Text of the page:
For the first time in more than 200 years, a team of mathematicians from Rice, Stanford and Indiana universities has discovered a new shape of geometrical minimal shape. Their 'genus one helicoid' looks like a parking garage ramp or a curved soap film. But when it's untwisted, it looks like a flat plane with a curved handle, like you can find on a coat hanger or a coffee mug. But if this beautiful surface is a great example of geometric optimization, even the mathematicians recognize that there is no practical use today for a helicoid with a handle.
Here is the introduction of the Rice University news release.
It has been almost 230 years since French general and mathematician Jean Meusnier's study of soap films -- the same kind used by children today to blow bubbles -- led to one of the fundamental mathematical examples in geometric optimization. Meusnier showed that one of nature's simplest geometric figures -- an ordinary two-dimensional plane -- could be twisted infinitely into a helicoid, a shape that has the delicate balance everywhere of a soap film.
But now, mathematicians have found a new minimal surface.
David Hoffman of Stanford and Michael Wolf of Rice call the new surface a "genus one helicoid." From far away, the surface looks much like Meusnier's helicoid. However, when untwisted, the new shape differs from the flat plane of Meusnier's untwisted helicoid in a key way: It has a curved handle, much like the handle one might find on the flat lid of a kitchen pot.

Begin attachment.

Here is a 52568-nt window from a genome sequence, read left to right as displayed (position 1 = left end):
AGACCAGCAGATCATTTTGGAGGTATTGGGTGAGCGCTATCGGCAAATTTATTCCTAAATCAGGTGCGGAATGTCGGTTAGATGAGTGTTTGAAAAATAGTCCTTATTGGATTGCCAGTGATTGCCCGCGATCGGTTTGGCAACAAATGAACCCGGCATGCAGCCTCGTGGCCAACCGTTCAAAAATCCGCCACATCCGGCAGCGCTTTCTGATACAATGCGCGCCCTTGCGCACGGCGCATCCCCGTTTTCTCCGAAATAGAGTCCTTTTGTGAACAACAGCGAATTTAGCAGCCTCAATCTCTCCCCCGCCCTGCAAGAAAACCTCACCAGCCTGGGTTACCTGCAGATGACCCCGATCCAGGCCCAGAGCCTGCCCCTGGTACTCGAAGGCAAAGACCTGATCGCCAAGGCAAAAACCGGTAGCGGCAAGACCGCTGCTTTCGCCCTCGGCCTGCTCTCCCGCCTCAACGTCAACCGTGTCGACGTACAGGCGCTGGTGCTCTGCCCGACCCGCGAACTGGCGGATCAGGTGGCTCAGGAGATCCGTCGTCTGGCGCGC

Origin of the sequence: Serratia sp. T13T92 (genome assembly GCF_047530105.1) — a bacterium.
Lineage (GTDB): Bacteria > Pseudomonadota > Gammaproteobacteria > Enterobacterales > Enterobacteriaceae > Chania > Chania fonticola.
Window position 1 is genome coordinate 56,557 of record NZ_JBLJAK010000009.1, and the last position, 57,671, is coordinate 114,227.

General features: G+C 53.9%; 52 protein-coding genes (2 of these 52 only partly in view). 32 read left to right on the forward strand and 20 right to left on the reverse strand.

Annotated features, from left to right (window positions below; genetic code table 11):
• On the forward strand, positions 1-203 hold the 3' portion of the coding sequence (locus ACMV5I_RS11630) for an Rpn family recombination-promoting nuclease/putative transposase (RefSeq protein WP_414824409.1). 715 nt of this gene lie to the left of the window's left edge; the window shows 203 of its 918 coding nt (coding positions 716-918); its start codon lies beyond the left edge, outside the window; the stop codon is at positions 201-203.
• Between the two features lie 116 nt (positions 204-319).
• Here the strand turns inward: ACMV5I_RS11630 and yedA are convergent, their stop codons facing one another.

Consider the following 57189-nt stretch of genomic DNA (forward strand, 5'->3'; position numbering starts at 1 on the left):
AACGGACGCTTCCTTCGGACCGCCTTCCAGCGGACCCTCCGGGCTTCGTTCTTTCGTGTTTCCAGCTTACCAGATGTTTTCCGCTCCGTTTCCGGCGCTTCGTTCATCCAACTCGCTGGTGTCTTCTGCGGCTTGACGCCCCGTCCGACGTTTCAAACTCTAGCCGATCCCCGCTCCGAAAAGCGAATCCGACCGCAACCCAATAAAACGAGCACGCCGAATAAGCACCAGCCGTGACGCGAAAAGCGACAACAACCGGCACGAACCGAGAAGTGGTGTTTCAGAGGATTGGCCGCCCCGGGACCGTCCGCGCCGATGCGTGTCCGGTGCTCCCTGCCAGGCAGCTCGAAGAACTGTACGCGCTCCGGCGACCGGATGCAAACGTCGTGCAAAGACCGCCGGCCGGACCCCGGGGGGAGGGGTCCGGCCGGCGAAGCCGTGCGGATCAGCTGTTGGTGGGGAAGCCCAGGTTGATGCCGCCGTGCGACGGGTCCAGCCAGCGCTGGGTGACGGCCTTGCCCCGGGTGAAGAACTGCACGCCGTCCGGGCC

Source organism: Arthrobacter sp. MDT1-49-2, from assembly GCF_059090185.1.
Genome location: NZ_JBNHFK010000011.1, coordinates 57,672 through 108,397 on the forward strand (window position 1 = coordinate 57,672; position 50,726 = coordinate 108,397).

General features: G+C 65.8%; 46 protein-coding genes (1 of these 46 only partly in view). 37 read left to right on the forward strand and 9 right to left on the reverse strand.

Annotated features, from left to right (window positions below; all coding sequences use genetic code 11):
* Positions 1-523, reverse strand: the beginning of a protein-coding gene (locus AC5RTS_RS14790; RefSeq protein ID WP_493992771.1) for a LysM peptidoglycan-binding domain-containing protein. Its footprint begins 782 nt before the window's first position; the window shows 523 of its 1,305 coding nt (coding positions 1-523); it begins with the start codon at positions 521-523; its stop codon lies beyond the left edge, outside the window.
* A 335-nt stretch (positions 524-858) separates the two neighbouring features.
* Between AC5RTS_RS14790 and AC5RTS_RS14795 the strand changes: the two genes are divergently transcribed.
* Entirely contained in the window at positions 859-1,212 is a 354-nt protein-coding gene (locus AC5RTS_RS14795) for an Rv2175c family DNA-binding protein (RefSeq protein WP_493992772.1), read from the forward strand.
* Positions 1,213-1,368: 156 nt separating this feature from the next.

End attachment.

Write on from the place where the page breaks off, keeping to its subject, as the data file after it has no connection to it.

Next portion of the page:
Below are some pictures of such helicoids obtained with different sets of parameters (Credit: Rice University).
What can we do with these new minimal surfaces? This is unclear.
Wolf said that while it is impossible to predict how the research will be applied to specific scientific problems, history has shown time and again that mathematical discoveries are almost invariably transmitted and transformed into useful solutions for society.
"I don't know of a practical use of a helicoid with a handle, but now I know that soap films are more flexible than they were once thought to be," Wolf said.
Anyway, the mathematical proof that this 'genus one helicoid' is a minimal surface has been published and is available from Rice University under the title "An embedded genus-one helicoid." Here is the abstract.
There exists a properly embedded minimal surface of genus one with one end. The end is asymptotic to the end of the helicoid. This genus one helicoid is constructed as the limit of a continuous one-parameter family of screw-motion invariant minimal surfaces -- also asymptotic to the helicoid -- that have genus equal to one in the quotient.
Here is a link to the very long paper (PDF format, 114 pages, 743 KB). But be warned: you might need to take some more math classes to understand it.
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Sources: Rice University news release, October 31, 2005; and various NASA's web sites
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